The Untold Truth Of Little Richard

If the iconic musician Little Richard didn't invent rock and roll, he most certainly reinvented it. Born Richard Penniman, the golden-voiced gem from Georgia infused his entertaining performances with a flare and femininity previously unseen in the music industry, particularly when it came to male artists. He was a trailblazer and a trendsetter. Others imitated, but he always did it better. And music is better off as a result. It doesn't matter if you're a Hendrix man or a Beatles fan or if you jam to Prince or get rocked by Queen. There's a little bit of Richard in all of them.

The only thing crazier than Little Richard's impact on music is his life story. He's done the insane, embraced the profane, and probably warped his brain. Admittedly, no single article could fully do him justice, but we'll give it a shot. Thankfully, a Little Richard goes a long way.

Little Richard used to give people his poop

Psychoanalyst (and possible psycho) Sigmund Freud believed babies view their poop as presents they can give or withhold. At first blush that sounds like coke-inspired nonsense that Siggy pulled from his unretentive behind. But Little Richard's childhood begs to differ. By Richard's own admission, he used to give his excrement to people.

In Charles White's "The Life and Times of Little Richard," the artist admitted to having "a bowel movement in a box" and handing it to an elderly friend of his as a birthday present. Unaware of the horrors within, she brought the box home so she could open it in front of her friends. Meanwhile, Richard impishly watched from outside. As he recalled, "She wanted to know what I had brought her. She said, 'Let us see what Richard has brought for me.' Then I just heard, "Aaaaaaa, aaaaaaahhh -– I'm gonna kill him. I'll kill him!" Richard laughed and laughed.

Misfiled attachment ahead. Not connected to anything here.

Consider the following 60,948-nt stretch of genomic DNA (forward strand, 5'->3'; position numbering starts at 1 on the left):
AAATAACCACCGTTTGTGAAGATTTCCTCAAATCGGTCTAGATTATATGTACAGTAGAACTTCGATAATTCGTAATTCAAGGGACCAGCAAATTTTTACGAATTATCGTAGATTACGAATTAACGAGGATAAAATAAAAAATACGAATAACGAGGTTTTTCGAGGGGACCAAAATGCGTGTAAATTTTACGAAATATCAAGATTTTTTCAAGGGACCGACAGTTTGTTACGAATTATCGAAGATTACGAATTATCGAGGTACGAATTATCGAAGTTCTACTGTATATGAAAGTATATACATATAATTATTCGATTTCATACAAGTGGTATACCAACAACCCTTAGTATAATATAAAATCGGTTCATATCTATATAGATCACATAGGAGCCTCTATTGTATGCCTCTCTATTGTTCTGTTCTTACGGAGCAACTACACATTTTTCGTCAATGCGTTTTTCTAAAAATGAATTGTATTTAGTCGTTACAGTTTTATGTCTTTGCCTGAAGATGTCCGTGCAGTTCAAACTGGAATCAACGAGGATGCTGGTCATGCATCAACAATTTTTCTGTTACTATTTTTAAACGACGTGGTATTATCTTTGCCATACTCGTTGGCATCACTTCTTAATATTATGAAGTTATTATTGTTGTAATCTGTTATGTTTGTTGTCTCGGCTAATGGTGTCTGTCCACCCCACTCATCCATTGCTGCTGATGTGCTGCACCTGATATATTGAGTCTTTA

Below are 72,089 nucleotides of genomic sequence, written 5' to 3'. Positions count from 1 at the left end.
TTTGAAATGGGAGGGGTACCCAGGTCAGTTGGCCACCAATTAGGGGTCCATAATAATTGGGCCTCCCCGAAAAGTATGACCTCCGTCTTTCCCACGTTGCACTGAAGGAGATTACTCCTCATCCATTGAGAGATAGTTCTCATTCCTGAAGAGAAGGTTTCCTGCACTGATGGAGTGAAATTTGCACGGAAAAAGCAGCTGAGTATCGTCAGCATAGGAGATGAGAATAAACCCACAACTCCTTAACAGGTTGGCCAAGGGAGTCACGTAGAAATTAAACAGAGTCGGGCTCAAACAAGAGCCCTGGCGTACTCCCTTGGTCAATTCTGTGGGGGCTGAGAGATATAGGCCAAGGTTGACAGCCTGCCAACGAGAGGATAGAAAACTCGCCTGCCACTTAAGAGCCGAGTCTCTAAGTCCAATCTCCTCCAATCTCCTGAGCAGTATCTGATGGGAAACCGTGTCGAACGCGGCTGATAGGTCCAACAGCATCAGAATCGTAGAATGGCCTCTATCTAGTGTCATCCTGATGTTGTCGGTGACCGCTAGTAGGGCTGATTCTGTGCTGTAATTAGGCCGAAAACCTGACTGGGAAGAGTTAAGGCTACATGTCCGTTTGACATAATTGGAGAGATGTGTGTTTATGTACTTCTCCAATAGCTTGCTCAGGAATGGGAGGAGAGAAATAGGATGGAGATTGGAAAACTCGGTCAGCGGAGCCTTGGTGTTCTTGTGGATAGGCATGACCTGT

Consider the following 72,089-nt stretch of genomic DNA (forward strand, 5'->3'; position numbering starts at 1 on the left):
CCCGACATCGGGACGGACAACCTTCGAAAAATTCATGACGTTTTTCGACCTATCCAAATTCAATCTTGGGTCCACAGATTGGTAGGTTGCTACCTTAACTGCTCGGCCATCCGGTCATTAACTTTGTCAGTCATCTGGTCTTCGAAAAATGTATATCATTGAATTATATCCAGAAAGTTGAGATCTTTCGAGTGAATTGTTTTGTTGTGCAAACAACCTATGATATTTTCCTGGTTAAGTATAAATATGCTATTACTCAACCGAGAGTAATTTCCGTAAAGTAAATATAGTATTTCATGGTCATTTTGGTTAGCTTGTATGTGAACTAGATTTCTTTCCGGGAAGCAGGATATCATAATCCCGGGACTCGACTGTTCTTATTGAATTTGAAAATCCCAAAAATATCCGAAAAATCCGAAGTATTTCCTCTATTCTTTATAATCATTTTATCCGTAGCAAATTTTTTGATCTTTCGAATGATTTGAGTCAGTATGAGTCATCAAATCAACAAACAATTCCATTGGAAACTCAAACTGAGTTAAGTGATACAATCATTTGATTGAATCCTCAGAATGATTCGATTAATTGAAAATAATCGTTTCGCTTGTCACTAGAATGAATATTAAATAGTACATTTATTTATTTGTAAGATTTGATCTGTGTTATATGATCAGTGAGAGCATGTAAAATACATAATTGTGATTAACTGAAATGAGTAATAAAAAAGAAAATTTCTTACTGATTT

That wasn't the end of Richard's excretory shenanigans. He had a bizarre affinity for sharing his derriere droppings, some of which he gave to his mother. Richard rather proudly recounted: "I did some in a jelly jar, and I did it very neatly, and I closed the up the jar and put it up in the cabinet with Mother's preserves." In case you were wondering, she didn't appreciate the gesture. Why Richard did such odiously odorous things is unclear, but his family considered him a "nut." ("Rectal rascal" sounds might be more accurate.)

Little Richard's little leg

Little Richard got away with a lot as a child. According to him, that wasn't based on favoritism but on his physical abnormalities. In "The Life and Times of Little Richard," the musician told biographer Charles White: "I had this great big head and a little body, and I had one big eye and one little eye." But his most defining bodily anomaly was his "little leg."

No, that's not a euphemism — Richard's right leg was 3 inches shorter than his left, which drastically impacted his gait. His steps had an inconsistent cadence, and his hips swayed in a pronounced fashion. As a result, neighborhood children assumed he "was trying to twist and walk feminine." Since some kids are soulless insult machines, young Richard became a consistent recipient of homophobic slurs and other verbal vitriol. On the bright side, the bullying bred a competitive streak in him, driving Richard to outdo everyone in every endeavor he could. And as one of 12 siblings, he always had someone to compete with.